For two summers, visitors to the 1964-65 World’s Fair in Flushing Meadows, Queens, celebrated the dawn of the space age and technology that would come to change the American experience.
Opening day was April 22, 1964 and the fair brought enthusiasm to a nation still reeling from the assassination of President Kennedy five months earlier.
The theme of the fair was “Peace through Understanding” and featured exhibits such as General Motors’ “Futurama II” depicting the world of 2064, AT&T’s Picturephone, IBM’s basic computers, NASA’s model rockets foreshadowing a trip to the moon, and utility companies tout atomic energy, and the “It’s a Small World” exhibit featuring animatronic singing dolls representing children from around the world.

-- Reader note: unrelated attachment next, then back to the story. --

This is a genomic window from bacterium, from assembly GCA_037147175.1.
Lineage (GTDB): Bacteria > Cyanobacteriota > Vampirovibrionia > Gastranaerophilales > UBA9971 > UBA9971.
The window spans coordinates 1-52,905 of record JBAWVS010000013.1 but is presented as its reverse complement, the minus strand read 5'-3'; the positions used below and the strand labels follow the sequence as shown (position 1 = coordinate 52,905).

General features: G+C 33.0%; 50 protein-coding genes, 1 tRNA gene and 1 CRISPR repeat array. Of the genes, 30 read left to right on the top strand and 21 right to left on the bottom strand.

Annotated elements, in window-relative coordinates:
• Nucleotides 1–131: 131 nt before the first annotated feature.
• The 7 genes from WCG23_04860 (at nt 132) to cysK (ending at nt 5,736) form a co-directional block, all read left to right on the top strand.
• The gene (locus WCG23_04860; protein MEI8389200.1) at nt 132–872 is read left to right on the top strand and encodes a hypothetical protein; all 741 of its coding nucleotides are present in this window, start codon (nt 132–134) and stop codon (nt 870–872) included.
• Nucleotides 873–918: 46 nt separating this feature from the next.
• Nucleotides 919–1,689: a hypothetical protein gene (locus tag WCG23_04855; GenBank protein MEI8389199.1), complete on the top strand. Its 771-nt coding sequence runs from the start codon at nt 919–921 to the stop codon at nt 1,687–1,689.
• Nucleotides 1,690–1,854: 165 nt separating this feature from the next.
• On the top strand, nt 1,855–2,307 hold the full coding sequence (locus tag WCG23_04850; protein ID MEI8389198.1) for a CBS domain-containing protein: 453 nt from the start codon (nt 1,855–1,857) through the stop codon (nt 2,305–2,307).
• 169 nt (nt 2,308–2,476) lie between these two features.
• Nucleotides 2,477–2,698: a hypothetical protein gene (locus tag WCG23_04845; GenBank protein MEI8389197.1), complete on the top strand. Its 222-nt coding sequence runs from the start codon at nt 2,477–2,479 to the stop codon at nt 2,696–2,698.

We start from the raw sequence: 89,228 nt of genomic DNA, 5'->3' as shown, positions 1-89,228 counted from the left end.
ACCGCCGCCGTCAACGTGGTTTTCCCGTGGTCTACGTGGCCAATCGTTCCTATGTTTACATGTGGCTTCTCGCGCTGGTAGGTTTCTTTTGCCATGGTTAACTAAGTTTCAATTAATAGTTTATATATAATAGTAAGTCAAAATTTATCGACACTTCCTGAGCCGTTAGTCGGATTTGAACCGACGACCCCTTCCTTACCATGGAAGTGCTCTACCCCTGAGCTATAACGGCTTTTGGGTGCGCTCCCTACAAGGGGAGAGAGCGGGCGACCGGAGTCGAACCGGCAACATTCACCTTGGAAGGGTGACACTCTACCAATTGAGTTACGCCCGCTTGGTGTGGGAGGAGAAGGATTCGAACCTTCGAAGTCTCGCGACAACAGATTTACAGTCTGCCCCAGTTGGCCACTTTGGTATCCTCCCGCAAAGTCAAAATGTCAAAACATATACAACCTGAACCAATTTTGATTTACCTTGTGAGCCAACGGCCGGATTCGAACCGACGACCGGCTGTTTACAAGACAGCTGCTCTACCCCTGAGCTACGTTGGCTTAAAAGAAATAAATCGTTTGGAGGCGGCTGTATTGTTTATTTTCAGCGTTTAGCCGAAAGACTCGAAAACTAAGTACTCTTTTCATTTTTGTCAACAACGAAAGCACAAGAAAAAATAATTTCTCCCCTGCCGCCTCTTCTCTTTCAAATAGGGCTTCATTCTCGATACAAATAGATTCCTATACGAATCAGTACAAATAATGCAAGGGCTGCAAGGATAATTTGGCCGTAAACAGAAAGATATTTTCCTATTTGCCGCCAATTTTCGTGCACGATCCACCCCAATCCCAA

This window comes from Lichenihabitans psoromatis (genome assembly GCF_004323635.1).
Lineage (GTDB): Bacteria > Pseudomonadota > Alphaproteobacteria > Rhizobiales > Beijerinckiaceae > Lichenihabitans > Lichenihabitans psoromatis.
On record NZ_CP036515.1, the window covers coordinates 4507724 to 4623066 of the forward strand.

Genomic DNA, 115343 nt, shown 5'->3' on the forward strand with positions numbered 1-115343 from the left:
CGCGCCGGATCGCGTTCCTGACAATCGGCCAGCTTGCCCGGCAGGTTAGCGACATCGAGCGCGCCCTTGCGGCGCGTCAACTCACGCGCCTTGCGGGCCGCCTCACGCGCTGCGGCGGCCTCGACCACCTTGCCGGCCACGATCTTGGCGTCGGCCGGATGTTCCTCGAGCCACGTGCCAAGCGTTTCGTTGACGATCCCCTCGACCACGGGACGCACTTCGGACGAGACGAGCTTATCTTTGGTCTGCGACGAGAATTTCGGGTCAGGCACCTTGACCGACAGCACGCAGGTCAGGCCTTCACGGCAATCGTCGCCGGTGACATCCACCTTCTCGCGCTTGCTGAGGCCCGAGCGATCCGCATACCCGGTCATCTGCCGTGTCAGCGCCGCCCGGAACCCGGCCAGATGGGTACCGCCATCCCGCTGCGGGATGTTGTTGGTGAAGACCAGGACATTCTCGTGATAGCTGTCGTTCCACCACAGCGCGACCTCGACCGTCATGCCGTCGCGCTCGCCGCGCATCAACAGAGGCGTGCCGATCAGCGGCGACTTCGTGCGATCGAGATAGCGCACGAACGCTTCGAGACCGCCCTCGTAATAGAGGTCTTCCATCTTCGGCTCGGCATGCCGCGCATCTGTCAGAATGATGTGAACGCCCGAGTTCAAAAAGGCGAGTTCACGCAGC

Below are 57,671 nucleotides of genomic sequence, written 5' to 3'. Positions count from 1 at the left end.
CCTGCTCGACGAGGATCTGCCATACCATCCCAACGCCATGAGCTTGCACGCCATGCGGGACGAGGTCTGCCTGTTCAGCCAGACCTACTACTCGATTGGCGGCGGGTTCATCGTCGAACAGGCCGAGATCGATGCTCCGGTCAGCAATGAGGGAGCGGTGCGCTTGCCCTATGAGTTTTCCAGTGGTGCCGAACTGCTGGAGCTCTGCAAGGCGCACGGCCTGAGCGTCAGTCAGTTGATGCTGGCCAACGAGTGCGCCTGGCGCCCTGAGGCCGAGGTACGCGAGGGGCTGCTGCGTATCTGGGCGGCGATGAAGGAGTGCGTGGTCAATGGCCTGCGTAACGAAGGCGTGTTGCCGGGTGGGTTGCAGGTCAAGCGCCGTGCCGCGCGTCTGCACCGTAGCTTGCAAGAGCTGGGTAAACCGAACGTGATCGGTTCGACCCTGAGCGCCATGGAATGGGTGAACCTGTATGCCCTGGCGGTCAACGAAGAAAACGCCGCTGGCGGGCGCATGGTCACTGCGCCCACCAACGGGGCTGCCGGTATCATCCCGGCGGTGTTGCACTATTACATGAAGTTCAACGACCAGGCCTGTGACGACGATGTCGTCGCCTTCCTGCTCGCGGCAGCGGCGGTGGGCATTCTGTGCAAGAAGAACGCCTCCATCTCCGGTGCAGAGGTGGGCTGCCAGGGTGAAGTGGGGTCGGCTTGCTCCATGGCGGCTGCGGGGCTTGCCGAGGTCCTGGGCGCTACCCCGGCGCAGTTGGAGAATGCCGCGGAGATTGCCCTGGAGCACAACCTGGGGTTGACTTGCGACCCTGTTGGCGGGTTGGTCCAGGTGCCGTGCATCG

Robert Moses, New York City planner and “master builder” for much of the city’s public construction, was the major force behind fair project. Once a former ash dump and an area made famous by The Great Gatsby as the “valley of the ashes,” the World’s Fair put Flushing Meadows Corona Park, on the world’s map once again.
The park was officially turned back over to the city in June 1967, and Queens was given sprawling greenspaces, sculptures and a pitch-and-putt golf course, left over from the fair. The Queens Zoo, 18-acre zoo, opened in the park the following year.
The most iconic structures, the Unisphere, built by U.S. Steel to symbolize the dawn of the Space Age, and the New York State Pavilion with its observation towers, designed by legendary architect Philip Johnson to provide wide views of the fair, and the New York Hall of Science still stand today. Other permanent sites are the New York City Pavilion, which is now the Queens Museum and the Theaterama which is now the Queens Theater.